FEATURE: The Best Albums of 2017 (So Far)



IN THIS PHOTO: Robert Plant/PHOTO CREDIT: The Guardian

The Best Albums of 2017 (So Far) 


IT is almost the end of the year - so it is a good time…


IN THIS PHOTO: Lucy Rose/PHOTO CREDITLaura Lewis Photography

to look at the albums that have come before. Everyone has their opinions regarding the biggest and best of 2017. I have brought together my choices and the albums, I feel, have defined this year. There is a mixture of male/female; various genres and nationalities thrown in – from mainstream Pop queens to poetic Indie; through Punk blasts and Hip-Hop.

It is a compelling and interesting blend that, I hope, people will agree with. It is evident this year has been very productive and assured – producing some incredible records from musicians at the top of their game!


Benjamin Clementine I Tell a Fly


But what’s particularly impressive is that it’s not a theme addressed simply in the lyrics, but evoked by a constantly shifting, discomfiting musical backdrop, in which polite piano and harpsichord motifs are disrupted by jarring bursts of throbbing, whining synthesiser and layers of Clementine’s own bizarrely operatic background vocal keening and muttering” - Independent

Release Date: 15th September  

Label: Universal Music Publ. K.K

Stream: https://open.spotify.com/user/indebanvan/playlist/0AbX0DppkiQHUPAlPmp9Tz

Wolf AliceVisions of a Life


Release Date: 29th September

LabelDirty Hit

In some ways, Wolf Alice’s second album is an extension of their 2015 debut, ‘My Love Is Cool’. That excellent record was restless, too, flitting from hypnotic, electronic folk to teeth-baring rock” – NME

Stream: https://open.spotify.com/album/4igFAe5sMPXBZRHj66tP8c


Lucy RoseSomething’s Changing


Release Date: 7th July


Something’s Changing is a culmination of much-welcomed growth for Rose. She has the ability to make listeners feel: when she’s struggling to find comfort in her own skin, finding joy in life and questioning her path. Her most recent body of work shows Rose finding her sense of self, but makes it relatable to listeners. It’s that connection that solidifies Rose’s career on the folk world” – Paste Music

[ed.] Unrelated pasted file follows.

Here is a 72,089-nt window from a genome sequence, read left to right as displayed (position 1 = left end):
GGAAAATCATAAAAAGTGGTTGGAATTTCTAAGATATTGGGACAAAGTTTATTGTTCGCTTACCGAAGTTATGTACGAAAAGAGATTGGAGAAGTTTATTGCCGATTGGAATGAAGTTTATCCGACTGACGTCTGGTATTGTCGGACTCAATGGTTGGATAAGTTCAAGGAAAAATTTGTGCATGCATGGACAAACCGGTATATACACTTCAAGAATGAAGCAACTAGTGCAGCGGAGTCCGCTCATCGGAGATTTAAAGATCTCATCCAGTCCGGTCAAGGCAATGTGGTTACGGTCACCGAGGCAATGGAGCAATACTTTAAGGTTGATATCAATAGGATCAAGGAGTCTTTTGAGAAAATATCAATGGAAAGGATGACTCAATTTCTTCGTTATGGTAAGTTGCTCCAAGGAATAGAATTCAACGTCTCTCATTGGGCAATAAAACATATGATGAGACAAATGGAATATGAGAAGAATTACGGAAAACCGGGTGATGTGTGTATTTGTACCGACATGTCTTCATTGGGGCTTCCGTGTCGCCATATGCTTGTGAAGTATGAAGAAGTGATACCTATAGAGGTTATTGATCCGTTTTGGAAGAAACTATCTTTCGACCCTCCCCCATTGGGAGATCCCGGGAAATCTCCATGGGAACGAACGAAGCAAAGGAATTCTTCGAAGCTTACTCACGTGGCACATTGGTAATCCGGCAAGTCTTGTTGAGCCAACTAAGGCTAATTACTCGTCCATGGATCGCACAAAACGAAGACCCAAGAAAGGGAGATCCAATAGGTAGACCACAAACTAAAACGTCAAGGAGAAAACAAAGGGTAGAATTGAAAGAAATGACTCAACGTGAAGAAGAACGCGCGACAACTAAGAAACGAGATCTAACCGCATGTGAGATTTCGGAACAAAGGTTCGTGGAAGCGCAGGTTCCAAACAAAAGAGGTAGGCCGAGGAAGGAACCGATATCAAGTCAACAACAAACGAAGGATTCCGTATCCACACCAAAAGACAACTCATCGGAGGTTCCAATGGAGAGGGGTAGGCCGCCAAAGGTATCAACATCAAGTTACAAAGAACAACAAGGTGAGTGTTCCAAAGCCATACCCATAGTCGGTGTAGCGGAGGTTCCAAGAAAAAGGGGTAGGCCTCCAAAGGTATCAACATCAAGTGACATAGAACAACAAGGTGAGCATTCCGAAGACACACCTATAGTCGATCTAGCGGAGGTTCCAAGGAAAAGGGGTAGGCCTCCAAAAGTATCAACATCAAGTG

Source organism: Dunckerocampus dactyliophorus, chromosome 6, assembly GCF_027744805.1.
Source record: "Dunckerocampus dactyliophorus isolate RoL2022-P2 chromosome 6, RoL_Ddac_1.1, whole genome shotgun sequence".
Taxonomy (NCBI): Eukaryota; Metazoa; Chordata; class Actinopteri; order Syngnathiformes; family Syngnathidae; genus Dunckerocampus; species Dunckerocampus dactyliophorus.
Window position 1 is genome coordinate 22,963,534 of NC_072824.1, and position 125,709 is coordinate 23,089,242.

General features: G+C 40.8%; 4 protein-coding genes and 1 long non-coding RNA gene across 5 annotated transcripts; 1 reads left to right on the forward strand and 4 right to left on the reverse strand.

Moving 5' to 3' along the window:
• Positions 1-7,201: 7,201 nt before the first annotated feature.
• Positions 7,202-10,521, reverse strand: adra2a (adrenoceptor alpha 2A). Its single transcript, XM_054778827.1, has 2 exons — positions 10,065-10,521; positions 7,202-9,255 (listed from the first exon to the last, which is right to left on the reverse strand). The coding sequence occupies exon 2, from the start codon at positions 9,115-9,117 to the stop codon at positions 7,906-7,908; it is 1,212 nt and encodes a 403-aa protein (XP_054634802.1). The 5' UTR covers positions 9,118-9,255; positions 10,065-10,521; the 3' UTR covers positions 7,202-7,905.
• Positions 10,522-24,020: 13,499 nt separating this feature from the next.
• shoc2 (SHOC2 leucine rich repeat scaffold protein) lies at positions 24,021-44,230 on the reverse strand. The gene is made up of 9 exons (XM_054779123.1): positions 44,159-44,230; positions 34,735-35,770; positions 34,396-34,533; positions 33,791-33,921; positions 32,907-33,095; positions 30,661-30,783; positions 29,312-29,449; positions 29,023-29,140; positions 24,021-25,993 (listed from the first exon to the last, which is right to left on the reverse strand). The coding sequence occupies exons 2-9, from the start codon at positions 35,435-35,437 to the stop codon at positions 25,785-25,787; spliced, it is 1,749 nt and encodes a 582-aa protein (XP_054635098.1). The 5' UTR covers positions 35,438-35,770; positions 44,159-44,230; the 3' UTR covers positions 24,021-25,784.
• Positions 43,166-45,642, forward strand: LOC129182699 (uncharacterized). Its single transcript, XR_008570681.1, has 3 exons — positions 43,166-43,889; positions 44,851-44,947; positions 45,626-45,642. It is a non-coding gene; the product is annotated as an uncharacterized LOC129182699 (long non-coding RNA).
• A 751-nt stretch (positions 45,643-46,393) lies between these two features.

Stream: https://open.spotify.com/album/1W9INKEeQf3OjBnSJSvSS3

Robert PlantCarry Fire


Release Date: 13th October

Labels: Nonesuch Records/Warners

Lyrically, Plant, like the best artists of his generation, takes a meditative position throughout, wistfully looking back as aging and mortality haunt the back of his mind. "And now the carnival is over," he sings on "Dance With You Tonight." "Someone turned out the light." It's a recurring theme on Carry Fire, even if Plant doesn't explicitly state it. The haunting loops that drift through many of the songs serve as a reminder of life's cyclical nature. "The seasons turn, and once again our world will change," he sings on "A Way With Words," driving home the point.

Plant occasionally carries his deep growl into higher registers here, but his "Whole Lotta Love" days are behind him. And he seems just fine with that. Carry Fire takes the same musical foundations Zeppelin leaned on all those years ago, mainly blues and the Eastern flavors heard on "Kashmir," and positions them into more natural and seasoned settings. Plant, in turn, sounds right at home” - Ultimate Classic Rock

Stream: https://open.spotify.com/album/4f7U9Rycl2d3KMLoiEZtve

Baxter DuryPrince of Tears


Release Date: 27th October

Label: Heavenly Recordings

It all adds up to a short, sharp blast of an album. Pretty much every punch lands. Dury is alternately very funny, oddly disturbing and genuinely touching, which is a lot of ground to cover in under half an hour. The shadow of his father still lurks around, but then, anyone who choses to deliver beautifully observed vignettes in a London-accented sprechgesang voice is going to find themselves working in Ian Dury’s shade, regardless of who their dad was. And on Prince of Tears, the songs are so good, the author’s parentage scarcely seems to matter” – The Guardian

Stream: https://open.spotify.com/album/3qb5B25qWfVjvWzFVmci0f



Release Date: 13th October

Label: Loma Vista Recordings